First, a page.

Everything we do has an impact on our hormonal health, either enhancing or harming it. Even the face cream you use.
At unbalanced levels the cumulative stress on the body (physical, emotional etc) causes cortisol to be secreted. The presence of cortisol for long periods of time makes our bodies think we are constantly in flight or fight mode. This impacts your growth, digestion and reproductive system.
When we are not wired to see the benefit of stillness, we don’t know how much is too much exercise. This pregnancy journey has taught me an appreciation for the balance that stillness and contemplation that only yoga can give.
Yoga changes your internal landscape.
A well-crafted yoga sequence is like an exquisitely baked cake – made by mixing together the perfect quantities of the finest ingredients, whipped and baked by the most talented culinary expert who artfully contours the icing with the most delicate strokes.
It cajoles and gently remonstrates your wayward glands effecting a change in your hormonal composition. This is when and where the transformation begins. The aftermath of my pregnancy yoga routine has been feelings of contentment, wholesomeness and even happiness.
Many of us have an erroneous understanding of how stress inhabits our system. We believe stress to be temporary – often coming in the wake of tight deadlines or stifling family drama. Stress is actually the physiological impact that results from such events, and its impact outlasts the event that caused it. Much like pressure that builds up in a closed valve – the valve (your body) can take only a certain amount before it bursts.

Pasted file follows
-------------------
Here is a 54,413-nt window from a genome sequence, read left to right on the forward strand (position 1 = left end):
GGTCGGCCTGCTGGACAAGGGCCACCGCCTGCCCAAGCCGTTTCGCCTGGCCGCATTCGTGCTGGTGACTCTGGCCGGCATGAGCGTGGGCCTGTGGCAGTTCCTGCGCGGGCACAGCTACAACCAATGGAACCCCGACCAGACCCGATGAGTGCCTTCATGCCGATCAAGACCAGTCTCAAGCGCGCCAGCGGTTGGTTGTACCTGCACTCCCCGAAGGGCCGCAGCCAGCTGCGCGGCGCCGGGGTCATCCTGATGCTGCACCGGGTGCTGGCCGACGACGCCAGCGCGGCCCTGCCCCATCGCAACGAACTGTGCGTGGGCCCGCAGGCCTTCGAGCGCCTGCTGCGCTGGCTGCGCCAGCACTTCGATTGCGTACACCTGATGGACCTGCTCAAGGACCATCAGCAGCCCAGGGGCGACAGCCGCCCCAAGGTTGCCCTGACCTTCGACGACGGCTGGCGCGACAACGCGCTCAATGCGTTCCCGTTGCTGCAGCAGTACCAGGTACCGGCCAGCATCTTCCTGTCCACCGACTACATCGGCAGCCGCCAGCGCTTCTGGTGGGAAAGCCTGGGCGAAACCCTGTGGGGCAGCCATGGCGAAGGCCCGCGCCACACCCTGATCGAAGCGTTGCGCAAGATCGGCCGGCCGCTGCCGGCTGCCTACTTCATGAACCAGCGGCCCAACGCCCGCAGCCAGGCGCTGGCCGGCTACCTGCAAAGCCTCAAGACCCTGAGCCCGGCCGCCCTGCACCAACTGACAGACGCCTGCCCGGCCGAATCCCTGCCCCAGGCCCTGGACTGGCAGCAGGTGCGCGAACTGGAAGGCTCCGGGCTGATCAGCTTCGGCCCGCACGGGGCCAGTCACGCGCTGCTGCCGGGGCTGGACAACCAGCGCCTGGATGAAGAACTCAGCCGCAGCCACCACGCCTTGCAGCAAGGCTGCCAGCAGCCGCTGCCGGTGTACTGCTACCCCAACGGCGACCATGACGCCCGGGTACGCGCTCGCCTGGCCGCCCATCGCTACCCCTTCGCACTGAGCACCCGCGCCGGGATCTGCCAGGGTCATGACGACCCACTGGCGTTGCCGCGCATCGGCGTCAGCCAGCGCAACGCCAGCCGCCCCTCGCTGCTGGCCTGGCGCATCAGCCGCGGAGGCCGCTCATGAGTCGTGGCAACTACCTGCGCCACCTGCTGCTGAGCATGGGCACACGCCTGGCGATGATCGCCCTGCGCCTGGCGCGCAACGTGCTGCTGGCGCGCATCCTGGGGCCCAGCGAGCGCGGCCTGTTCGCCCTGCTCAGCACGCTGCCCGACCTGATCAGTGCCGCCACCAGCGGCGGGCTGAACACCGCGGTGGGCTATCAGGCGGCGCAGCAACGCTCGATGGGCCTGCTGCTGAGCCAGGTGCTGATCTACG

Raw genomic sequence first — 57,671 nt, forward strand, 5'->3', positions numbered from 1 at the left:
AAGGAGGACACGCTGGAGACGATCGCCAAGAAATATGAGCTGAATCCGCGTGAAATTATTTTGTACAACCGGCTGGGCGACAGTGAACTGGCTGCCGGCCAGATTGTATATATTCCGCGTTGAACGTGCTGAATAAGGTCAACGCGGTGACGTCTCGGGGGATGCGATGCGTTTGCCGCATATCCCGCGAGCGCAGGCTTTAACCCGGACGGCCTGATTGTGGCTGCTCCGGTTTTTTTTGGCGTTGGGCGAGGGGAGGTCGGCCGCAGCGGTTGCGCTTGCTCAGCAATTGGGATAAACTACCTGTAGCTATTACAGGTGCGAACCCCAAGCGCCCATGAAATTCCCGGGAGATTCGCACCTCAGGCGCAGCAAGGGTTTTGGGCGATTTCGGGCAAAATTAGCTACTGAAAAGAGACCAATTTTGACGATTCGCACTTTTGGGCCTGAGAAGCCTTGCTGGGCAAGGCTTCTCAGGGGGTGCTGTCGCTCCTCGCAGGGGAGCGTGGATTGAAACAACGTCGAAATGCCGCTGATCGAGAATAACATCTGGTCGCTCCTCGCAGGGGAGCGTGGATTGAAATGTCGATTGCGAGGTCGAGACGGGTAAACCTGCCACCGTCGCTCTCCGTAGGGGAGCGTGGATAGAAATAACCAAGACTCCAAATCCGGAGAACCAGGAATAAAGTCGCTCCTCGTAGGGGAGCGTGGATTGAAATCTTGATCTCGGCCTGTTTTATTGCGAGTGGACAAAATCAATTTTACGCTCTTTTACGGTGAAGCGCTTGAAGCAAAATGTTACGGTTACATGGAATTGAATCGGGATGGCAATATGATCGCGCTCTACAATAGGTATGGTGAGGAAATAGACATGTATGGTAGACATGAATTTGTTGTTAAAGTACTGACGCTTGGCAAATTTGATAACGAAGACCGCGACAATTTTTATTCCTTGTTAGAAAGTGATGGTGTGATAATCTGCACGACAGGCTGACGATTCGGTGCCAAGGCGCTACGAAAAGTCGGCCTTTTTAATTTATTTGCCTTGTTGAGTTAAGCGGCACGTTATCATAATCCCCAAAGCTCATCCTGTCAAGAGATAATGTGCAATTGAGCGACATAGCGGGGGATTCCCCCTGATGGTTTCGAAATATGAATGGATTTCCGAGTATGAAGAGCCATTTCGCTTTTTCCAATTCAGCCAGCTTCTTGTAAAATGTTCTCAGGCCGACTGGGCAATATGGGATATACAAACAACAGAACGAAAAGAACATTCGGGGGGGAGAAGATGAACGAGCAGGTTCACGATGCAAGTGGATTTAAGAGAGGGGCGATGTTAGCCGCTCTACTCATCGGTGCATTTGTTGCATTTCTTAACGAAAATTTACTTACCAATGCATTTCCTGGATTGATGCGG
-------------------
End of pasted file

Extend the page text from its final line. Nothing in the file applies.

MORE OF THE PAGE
Yoga slows down your body by first slowing down your mind. Yoga for fertility encourages practitioners to spend a lot of time moving mindfully (and slowly) from one asana to another. The movements become more intentional and mindful. Soon this movement becomes the norm for the practitioner.
Instead of time being reduced to 30 second sprint intervals on a treadmill, a yogi’s body starts to expand to fill time and space.
Our approach to exercise is lop-sided. The owner of a gym I used to teach in a few years ago advised me to design yoga routines that would have students crawling out of class in exhaustion. According to him that was the key to a successful class. Many of us believe that the more we sweat it out, the better it is for our body. This mentality needs to change. Slowing down enables us to explore bits and pieces of ourselves that require time and patience. Once we shine a light on these ignored aspects of our Self – our entire being glows with a new understanding. Going by what people have been telling me, this glow characterises my pregnancy.
That said, not all yoga classes focus on therapy – some are designed just to be a good sweat sesh (nothing wrong with that). But if you are looking to amplify your fertility through yoga, then you need to look for an experienced teacher who can help you customise a routine that works for you.
I talk more about this in this video on YouTube. Have a look.
A not so candid moment during our baby moon.